Electromechanical systems, field oriented control, pulse width modulation, heat generation modeling, permanent magnet machines, synchronous machines, nonlinear inductance, modeling, simulation
Modern aircraft, military and commercial, rely extensively on hydraulic systems. However, there is great interest in the avionics community to replace hydraulic systems with electric systems. There are physical challenges to replacing hydraulic actuators with electromechanical actuators (EMAs), especially for flight control surface actuation. These include dynamic heat generation and power management. Simulation is seen as a powerful tool in making the transition to all-electric aircraft by predicting the dynamic heat generated and the power flow in the EMA. Chapter 2 of this dissertation describes the nonlinear, lumped-element, integrated modeling of a permanent magnet (PM) motor used in an EMA. This model is capable of representing transient dynamics of an EMA, mechanically, electrically, and thermally. Inductance is a primary parameter that links the electrical and mechanical domains and, therefore, is of critical importance to the modeling of the whole EMA. In the dynamic mode of operation of an EMA, the inductances are quite nonlinear. Chapter 3 details the careful analysis of the inductances from finite element software and the mathematical modeling of these inductances for use in the overall EMA model. Chapter 4 covers the design and verification of a nonlinear, transient simulation model of a two-step synchronous generator with three-phase rectifiers. Simulation results are shown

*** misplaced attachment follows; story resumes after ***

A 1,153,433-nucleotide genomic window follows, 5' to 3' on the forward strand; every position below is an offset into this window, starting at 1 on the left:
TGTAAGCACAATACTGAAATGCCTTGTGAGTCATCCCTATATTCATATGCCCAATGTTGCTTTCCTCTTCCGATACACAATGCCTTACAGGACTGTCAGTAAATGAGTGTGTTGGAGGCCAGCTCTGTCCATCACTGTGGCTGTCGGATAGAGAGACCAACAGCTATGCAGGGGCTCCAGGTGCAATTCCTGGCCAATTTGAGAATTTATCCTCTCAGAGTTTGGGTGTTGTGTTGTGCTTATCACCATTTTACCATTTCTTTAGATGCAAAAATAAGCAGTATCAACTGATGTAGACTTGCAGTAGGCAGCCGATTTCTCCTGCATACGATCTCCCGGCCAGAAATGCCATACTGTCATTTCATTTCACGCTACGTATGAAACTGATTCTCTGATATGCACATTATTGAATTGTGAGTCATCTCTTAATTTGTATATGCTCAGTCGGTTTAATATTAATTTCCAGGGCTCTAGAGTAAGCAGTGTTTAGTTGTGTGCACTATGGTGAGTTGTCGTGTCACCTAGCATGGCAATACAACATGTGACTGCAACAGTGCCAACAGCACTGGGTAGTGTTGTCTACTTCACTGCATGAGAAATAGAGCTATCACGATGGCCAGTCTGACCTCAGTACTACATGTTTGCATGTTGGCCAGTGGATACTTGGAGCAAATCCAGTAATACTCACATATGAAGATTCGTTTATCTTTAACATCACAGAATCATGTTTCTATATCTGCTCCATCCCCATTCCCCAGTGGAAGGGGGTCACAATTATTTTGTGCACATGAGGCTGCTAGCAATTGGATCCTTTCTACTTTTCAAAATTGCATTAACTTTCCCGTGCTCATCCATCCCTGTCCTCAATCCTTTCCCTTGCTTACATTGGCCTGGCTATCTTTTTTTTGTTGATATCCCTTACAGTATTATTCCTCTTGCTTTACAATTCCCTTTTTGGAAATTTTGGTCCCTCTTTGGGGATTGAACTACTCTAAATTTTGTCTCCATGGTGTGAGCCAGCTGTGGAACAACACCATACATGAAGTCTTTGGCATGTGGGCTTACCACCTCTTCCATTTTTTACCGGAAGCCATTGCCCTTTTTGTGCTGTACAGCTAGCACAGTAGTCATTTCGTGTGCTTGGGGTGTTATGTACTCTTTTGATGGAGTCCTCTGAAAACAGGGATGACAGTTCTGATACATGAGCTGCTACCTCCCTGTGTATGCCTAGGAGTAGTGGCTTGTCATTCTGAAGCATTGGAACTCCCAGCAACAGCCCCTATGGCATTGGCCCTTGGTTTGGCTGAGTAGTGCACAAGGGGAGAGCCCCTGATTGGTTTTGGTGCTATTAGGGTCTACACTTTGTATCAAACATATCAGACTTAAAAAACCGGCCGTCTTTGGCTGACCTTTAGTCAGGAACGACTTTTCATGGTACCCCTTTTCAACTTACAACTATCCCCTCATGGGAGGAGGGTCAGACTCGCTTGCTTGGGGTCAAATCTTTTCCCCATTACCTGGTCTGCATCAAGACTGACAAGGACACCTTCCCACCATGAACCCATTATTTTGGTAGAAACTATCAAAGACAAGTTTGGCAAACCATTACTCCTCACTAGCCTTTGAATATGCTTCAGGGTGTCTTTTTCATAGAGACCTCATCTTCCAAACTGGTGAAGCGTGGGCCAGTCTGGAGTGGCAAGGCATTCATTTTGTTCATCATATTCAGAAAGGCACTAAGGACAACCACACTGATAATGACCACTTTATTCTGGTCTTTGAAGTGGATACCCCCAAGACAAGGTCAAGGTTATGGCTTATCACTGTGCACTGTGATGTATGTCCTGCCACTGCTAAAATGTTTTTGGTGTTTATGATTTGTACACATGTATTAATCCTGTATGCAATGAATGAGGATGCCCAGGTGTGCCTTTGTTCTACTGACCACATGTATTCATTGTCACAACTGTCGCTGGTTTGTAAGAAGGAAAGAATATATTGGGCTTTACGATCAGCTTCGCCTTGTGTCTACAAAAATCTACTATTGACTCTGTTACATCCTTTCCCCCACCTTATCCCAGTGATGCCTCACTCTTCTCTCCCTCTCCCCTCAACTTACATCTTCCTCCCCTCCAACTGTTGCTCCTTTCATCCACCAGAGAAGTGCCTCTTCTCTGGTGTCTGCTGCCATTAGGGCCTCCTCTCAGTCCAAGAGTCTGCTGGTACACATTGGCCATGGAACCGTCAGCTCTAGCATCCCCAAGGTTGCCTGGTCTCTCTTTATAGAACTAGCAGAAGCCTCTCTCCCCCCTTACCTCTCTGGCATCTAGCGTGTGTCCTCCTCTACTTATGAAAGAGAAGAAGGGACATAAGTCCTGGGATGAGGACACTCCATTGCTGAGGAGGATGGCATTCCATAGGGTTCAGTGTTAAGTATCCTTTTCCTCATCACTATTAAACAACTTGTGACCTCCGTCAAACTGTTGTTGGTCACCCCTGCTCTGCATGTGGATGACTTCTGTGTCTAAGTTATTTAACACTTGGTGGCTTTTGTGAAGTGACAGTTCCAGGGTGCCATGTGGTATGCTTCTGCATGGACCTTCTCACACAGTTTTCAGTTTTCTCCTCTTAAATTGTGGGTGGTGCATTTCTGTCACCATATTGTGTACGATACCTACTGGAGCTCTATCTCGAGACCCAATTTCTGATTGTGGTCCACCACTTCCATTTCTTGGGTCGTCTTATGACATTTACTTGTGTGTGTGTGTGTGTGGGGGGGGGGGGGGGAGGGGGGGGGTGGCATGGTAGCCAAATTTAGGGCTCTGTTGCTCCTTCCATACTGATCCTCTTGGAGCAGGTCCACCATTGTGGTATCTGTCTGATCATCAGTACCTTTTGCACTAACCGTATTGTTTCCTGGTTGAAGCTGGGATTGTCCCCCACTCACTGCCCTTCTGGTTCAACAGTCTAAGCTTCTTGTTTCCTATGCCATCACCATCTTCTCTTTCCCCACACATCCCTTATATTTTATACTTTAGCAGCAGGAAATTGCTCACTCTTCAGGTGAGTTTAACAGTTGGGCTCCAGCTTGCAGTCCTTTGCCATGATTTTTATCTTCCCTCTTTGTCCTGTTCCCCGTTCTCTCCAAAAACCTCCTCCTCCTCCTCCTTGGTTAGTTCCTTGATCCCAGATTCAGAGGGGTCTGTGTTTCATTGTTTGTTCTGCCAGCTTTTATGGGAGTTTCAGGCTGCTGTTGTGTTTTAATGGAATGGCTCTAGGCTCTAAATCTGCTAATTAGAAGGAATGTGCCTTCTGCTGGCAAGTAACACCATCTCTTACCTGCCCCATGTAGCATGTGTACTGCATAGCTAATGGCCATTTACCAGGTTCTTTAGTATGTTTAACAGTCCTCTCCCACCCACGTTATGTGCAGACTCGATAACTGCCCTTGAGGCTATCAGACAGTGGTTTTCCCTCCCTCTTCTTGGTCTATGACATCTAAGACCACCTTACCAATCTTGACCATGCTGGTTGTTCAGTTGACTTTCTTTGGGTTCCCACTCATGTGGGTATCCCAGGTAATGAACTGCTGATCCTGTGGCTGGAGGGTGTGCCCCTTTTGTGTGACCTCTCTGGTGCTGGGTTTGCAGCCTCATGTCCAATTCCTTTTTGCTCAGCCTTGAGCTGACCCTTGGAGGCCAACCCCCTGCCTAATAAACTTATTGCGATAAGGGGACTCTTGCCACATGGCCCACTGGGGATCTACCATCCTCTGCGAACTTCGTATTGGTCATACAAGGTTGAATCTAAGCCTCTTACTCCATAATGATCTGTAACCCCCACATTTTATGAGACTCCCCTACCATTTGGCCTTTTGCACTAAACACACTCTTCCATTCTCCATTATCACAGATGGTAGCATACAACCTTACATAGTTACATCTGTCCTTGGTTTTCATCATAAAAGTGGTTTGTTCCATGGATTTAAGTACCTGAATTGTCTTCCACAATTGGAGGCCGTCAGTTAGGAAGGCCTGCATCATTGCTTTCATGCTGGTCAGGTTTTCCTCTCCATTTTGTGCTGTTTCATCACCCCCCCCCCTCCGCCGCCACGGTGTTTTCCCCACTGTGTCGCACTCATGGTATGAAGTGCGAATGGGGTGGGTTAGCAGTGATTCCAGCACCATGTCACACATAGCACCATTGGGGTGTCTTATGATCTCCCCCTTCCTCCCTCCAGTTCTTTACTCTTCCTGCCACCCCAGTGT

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Wu, Thomas X.
Doctor of Philosophy (Ph.D.)
College of Engineering and Computer Science
Electrical Engineering and Computer Science
Length of Campus-only Access
Doctoral Dissertation (Open Access)
Dissertations, Academic -- Engineering and Computer Science, Engineering and Computer Science -- Dissertations, Academic
Woodburn, David, "Modeling And Simulation Of All-electric Aircraft Power Generation And Actuation" (2013). Electronic Theses and Dissertations, 2004-2019. 2798.